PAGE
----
Twitter’s VP of Research and Design Dantley Davis tweeted a list of new features coming to Twitter. Here’s the list:
Where’s tweet editing on this list? These are minor tweaks that will mostly affect heavy users and celebrities. Everyone who has ever made an error while tweeting — that is, everyone who uses Twitter — wants to be able to edit tweets. Facebook does it. Why not Twitter?
The argument against tweet editing
Twitter CEO Jack Dorsey has stated that he’s against allowing tweet editing because it would “take away from the public record.”
As simple as an edit button sounds, consider that Twitter is a conversation. Tweets are embedded in threads of retweets, likes, and responses. You could, in theory, edit a tweet to say the opposite of what you originally wrote and make those who responded look stupid.
So it’s not trivial. But that doesn’t mean it’s not possible.
How tweet edits should work
Here’s a simple proposal.
- Every tweet has an edit button on it. (Facebook has this: you can edit a Facebook post by clicking on the “…” in the upper right corner.)
- If you edit a tweet before there has been any interaction with it (no likes, no retweets, no responses), it’s as if you never posted the original tweet. In other words, it’s exactly the same functionality that you have now from deleting and reposting, just more convenient. This covers the most common use case, which is fixing a typo right after posting.
- If you edit a tweet with interactions — such as likes — they should remain on the edited tweet. A popular tweet shouldn’t suddenly disappear and reappear virginally if it’s part of a conversation.
- An edited tweet should be easy to spot visually. For example, on its first edit, the background might turn pink instead of white. On the second edit, the background might turn red. Anyone coming upon such an edited tweet should be able to click a button on it and see it in its original, unedited form. (We can skip the color change for tweets that had no interactions, as described in item 2 above.)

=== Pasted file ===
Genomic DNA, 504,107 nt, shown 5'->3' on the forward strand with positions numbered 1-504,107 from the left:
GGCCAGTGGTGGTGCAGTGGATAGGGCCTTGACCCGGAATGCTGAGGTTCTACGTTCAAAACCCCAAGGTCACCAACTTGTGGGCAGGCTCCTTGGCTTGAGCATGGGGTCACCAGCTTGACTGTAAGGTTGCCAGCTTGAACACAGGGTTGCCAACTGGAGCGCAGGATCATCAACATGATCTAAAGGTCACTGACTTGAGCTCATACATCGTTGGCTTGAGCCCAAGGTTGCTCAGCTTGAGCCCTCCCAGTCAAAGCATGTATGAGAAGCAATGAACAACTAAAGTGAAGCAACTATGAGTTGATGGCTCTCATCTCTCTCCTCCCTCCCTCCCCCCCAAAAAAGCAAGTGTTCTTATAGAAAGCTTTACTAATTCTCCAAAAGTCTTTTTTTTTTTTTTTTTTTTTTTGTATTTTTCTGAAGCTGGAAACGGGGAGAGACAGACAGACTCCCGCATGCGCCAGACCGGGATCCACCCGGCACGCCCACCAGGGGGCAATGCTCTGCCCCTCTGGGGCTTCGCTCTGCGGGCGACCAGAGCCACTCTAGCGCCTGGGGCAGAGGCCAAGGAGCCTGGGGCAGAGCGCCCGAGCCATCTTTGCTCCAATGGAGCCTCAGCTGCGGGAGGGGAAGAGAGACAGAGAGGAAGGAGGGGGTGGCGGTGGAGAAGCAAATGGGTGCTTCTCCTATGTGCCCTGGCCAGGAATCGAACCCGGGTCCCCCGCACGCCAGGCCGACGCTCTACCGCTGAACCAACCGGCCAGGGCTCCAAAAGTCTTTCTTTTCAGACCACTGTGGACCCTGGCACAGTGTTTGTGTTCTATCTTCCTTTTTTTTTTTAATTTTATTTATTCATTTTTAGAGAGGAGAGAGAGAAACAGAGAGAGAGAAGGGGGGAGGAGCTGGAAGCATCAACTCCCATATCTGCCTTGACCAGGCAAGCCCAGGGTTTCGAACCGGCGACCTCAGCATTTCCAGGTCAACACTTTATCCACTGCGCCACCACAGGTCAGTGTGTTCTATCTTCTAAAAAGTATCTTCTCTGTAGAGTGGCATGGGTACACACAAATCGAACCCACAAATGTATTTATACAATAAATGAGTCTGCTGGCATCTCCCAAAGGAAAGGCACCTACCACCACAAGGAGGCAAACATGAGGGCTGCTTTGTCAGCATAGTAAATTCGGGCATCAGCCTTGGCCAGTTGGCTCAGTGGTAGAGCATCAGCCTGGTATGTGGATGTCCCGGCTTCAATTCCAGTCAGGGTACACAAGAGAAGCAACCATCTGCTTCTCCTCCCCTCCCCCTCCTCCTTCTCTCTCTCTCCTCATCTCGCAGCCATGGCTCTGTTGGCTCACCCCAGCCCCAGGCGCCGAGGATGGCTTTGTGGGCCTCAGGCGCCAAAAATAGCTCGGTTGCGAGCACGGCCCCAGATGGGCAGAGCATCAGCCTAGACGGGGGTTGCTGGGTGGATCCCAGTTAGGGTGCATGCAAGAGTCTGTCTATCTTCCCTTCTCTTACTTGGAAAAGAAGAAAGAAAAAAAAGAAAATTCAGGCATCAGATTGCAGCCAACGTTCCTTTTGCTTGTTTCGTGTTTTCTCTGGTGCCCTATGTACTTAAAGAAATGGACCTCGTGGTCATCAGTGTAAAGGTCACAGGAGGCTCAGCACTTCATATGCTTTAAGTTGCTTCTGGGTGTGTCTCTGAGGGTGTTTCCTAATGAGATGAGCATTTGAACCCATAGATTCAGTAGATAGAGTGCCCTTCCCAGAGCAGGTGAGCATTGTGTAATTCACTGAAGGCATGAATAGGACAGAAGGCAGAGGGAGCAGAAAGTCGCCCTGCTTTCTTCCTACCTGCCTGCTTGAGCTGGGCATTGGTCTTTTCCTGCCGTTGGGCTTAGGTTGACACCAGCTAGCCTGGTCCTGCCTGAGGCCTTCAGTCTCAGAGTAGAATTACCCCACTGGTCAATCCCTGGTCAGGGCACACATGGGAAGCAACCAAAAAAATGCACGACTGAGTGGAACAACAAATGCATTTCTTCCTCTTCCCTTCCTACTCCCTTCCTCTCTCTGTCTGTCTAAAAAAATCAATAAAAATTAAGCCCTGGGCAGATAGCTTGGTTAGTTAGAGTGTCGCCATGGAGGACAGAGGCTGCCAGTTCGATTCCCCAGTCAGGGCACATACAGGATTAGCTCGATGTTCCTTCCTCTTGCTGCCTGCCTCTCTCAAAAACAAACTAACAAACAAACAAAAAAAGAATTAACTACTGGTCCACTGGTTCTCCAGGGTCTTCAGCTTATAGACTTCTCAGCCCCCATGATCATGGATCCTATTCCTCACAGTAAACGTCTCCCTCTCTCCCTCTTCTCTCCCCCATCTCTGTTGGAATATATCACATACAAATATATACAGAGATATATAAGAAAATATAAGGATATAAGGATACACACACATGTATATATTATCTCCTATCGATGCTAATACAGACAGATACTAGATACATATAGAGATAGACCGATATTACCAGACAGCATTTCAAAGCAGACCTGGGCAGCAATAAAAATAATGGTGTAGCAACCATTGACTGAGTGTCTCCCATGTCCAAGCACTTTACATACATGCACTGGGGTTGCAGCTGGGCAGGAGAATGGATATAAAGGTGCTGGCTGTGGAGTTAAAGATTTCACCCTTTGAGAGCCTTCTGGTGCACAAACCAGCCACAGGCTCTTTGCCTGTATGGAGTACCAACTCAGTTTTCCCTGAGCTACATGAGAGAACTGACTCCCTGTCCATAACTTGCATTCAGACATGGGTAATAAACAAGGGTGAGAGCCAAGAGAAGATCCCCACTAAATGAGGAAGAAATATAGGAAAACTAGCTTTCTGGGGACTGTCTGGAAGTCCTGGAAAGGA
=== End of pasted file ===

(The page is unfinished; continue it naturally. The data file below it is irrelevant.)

- The algorithm that surfaces popular tweets can acknowledge and potentially penalize tweets edited after they become popular. Twitter will have to experiment to find out whether a small penalty makes a difference here.
- You could add additional tweaks to the edit feature to prevent skullduggery, such as preventing accounts from changing tweets they have paid to promote.
This feature, as I’ve described it, will enable people to fix typos easily. But if someone tries to mess with people by changing a tweet after it becomes popular — for example, adding the word “not” after a tweet becomes popular, changing the URL a tweet points to, or changing the media it includes — then that meddling will be obvious. The tweet will be a different color and you’ll be able to spot the manipulation easily.
I’m sure that, technically, behind the scenes, this is harder than I made it out to be. Frankly, I don’t care. There are plenty of engineers at Twitter. They’ve probably worked out a way to do this already. So show it to us.